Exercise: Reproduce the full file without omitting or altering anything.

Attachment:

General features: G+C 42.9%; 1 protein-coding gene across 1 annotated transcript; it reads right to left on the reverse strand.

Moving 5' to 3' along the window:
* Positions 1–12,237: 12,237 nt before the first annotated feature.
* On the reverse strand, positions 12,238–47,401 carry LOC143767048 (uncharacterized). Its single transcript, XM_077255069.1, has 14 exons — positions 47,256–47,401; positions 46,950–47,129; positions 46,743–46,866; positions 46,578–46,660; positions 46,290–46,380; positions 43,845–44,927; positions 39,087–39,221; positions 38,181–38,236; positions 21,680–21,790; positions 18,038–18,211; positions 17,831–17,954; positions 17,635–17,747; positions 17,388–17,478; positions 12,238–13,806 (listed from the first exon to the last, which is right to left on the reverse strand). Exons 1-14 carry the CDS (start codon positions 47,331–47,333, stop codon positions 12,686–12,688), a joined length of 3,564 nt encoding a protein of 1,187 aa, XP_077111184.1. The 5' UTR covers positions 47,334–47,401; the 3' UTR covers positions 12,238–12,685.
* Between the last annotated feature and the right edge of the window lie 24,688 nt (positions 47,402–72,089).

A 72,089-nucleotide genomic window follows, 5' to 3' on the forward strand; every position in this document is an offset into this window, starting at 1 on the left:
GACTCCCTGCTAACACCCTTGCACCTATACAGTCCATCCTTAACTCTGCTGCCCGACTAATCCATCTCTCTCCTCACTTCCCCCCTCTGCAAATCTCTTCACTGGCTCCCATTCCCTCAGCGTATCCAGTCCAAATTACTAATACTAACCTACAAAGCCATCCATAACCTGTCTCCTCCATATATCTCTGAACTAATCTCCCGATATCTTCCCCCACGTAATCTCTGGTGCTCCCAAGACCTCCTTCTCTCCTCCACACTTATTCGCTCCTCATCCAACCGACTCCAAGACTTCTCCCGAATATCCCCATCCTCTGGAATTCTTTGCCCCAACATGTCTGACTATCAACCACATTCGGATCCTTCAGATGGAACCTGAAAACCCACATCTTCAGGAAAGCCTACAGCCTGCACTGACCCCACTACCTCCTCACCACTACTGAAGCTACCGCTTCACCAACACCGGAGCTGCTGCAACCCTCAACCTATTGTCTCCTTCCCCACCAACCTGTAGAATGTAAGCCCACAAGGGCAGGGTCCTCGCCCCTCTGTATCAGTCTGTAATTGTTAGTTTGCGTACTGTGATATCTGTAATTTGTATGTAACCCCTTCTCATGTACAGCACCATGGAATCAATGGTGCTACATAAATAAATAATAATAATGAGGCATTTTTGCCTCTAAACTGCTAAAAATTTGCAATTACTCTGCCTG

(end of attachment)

General features: G+C 42.9%; 1 protein-coding gene across 1 annotated transcript; it reads right to left on the reverse strand.

Moving 5' to 3' along the window:
* Positions 1–12,237: 12,237 nt before the first annotated feature.
* On the reverse strand, positions 12,238–47,401 carry LOC143767048 (uncharacterized). Its single transcript, XM_077255069.1, has 14 exons — positions 47,256–47,401; positions 46,950–47,129; positions 46,743–46,866; positions 46,578–46,660; positions 46,290–46,380; positions 43,845–44,927; positions 39,087–39,221; positions 38,181–38,236; positions 21,680–21,790; positions 18,038–18,211; positions 17,831–17,954; positions 17,635–17,747; positions 17,388–17,478; positions 12,238–13,806 (listed from the first exon to the last, which is right to left on the reverse strand). Exons 1-14 carry the CDS (start codon positions 47,331–47,333, stop codon positions 12,686–12,688), a joined length of 3,564 nt encoding a protein of 1,187 aa, XP_077111184.1. The 5' UTR covers positions 47,334–47,401; the 3' UTR covers positions 12,238–12,685.
* Between the last annotated feature and the right edge of the window lie 24,688 nt (positions 47,402–72,089).

A 72,089-nucleotide genomic window follows, 5' to 3' on the forward strand; every position in this document is an offset into this window, starting at 1 on the left:
GACTCCCTGCTAACACCCTTGCACCTATACAGTCCATCCTTAACTCTGCTGCCCGACTAATCCATCTCTCTCCTCACTTCCCCCCTCTGCAAATCTCTTCACTGGCTCCCATTCCCTCAGCGTATCCAGTCCAAATTACTAATACTAACCTACAAAGCCATCCATAACCTGTCTCCTCCATATATCTCTGAACTAATCTCCCGATATCTTCCCCCACGTAATCTCTGGTGCTCCCAAGACCTCCTTCTCTCCTCCACACTTATTCGCTCCTCATCCAACCGACTCCAAGACTTCTCCCGAATATCCCCATCCTCTGGAATTCTTTGCCCCAACATGTCTGACTATCAACCACATTCGGATCCTTCAGATGGAACCTGAAAACCCACATCTTCAGGAAAGCCTACAGCCTGCACTGACCCCACTACCTCCTCACCACTACTGAAGCTACCGCTTCACCAACACCGGAGCTGCTGCAACCCTCAACCTATTGTCTCCTTCCCCACCAACCTGTAGAATGTAAGCCCACAAGGGCAGGGTCCTCGCCCCTCTGTATCAGTCTGTAATTGTTAGTTTGCGTACTGTGATATCTGTAATTTGTATGTAACCCCTTCTCATGTACAGCACCATGGAATCAATGGTGCTACATAAATAAATAATAATAATGAGGCATTTTTGCCTCTAAACTGCTAAAAATTTGCAATTACTCTGCCTG